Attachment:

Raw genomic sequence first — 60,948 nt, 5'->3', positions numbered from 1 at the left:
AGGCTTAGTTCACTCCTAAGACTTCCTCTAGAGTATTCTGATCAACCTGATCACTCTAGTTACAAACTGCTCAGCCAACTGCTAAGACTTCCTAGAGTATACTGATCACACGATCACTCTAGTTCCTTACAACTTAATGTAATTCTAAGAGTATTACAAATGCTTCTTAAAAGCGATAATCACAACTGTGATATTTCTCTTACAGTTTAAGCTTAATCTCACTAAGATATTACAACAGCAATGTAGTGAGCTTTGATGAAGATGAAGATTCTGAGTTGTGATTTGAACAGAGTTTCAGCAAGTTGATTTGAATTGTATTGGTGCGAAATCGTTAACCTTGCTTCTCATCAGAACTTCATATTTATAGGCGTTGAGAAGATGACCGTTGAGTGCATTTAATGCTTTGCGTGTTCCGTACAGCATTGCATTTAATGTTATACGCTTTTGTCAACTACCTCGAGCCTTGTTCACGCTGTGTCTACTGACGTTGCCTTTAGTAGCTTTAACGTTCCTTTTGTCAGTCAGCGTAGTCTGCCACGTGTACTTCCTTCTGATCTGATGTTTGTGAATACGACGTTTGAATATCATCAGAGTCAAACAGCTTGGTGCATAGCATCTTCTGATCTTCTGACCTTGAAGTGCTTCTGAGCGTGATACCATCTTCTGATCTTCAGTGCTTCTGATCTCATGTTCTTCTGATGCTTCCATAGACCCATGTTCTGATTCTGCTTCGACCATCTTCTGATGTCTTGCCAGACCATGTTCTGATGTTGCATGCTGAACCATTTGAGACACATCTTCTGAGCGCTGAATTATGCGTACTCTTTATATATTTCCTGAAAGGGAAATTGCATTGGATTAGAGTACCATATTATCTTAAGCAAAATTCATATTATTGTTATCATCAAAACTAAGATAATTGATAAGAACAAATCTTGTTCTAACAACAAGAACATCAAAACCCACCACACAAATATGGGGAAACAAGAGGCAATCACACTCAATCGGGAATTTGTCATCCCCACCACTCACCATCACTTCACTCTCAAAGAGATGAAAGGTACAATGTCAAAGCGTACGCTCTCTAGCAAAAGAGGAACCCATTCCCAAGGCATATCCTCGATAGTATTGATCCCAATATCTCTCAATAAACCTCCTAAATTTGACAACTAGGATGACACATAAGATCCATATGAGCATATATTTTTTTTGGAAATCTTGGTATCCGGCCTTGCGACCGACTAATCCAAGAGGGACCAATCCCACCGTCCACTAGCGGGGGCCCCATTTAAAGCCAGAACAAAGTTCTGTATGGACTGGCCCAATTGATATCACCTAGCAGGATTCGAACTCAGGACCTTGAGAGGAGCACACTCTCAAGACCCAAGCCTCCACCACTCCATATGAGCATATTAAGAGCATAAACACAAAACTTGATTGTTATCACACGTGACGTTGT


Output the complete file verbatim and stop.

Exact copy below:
Raw genomic sequence first — 60,948 nt, 5'->3', positions numbered from 1 at the left:
AGGCTTAGTTCACTCCTAAGACTTCCTCTAGAGTATTCTGATCAACCTGATCACTCTAGTTACAAACTGCTCAGCCAACTGCTAAGACTTCCTAGAGTATACTGATCACACGATCACTCTAGTTCCTTACAACTTAATGTAATTCTAAGAGTATTACAAATGCTTCTTAAAAGCGATAATCACAACTGTGATATTTCTCTTACAGTTTAAGCTTAATCTCACTAAGATATTACAACAGCAATGTAGTGAGCTTTGATGAAGATGAAGATTCTGAGTTGTGATTTGAACAGAGTTTCAGCAAGTTGATTTGAATTGTATTGGTGCGAAATCGTTAACCTTGCTTCTCATCAGAACTTCATATTTATAGGCGTTGAGAAGATGACCGTTGAGTGCATTTAATGCTTTGCGTGTTCCGTACAGCATTGCATTTAATGTTATACGCTTTTGTCAACTACCTCGAGCCTTGTTCACGCTGTGTCTACTGACGTTGCCTTTAGTAGCTTTAACGTTCCTTTTGTCAGTCAGCGTAGTCTGCCACGTGTACTTCCTTCTGATCTGATGTTTGTGAATACGACGTTTGAATATCATCAGAGTCAAACAGCTTGGTGCATAGCATCTTCTGATCTTCTGACCTTGAAGTGCTTCTGAGCGTGATACCATCTTCTGATCTTCAGTGCTTCTGATCTCATGTTCTTCTGATGCTTCCATAGACCCATGTTCTGATTCTGCTTCGACCATCTTCTGATGTCTTGCCAGACCATGTTCTGATGTTGCATGCTGAACCATTTGAGACACATCTTCTGAGCGCTGAATTATGCGTACTCTTTATATATTTCCTGAAAGGGAAATTGCATTGGATTAGAGTACCATATTATCTTAAGCAAAATTCATATTATTGTTATCATCAAAACTAAGATAATTGATAAGAACAAATCTTGTTCTAACAACAAGAACATCAAAACCCACCACACAAATATGGGGAAACAAGAGGCAATCACACTCAATCGGGAATTTGTCATCCCCACCACTCACCATCACTTCACTCTCAAAGAGATGAAAGGTACAATGTCAAAGCGTACGCTCTCTAGCAAAAGAGGAACCCATTCCCAAGGCATATCCTCGATAGTATTGATCCCAATATCTCTCAATAAACCTCCTAAATTTGACAACTAGGATGACACATAAGATCCATATGAGCATATATTTTTTTTGGAAATCTTGGTATCCGGCCTTGCGACCGACTAATCCAAGAGGGACCAATCCCACCGTCCACTAGCGGGGGCCCCATTTAAAGCCAGAACAAAGTTCTGTATGGACTGGCCCAATTGATATCACCTAGCAGGATTCGAACTCAGGACCTTGAGAGGAGCACACTCTCAAGACCCAAGCCTCCACCACTCCATATGAGCATATTAAGAGCATAAACACAAAACTTGATTGTTATCACACGTGACGTTGT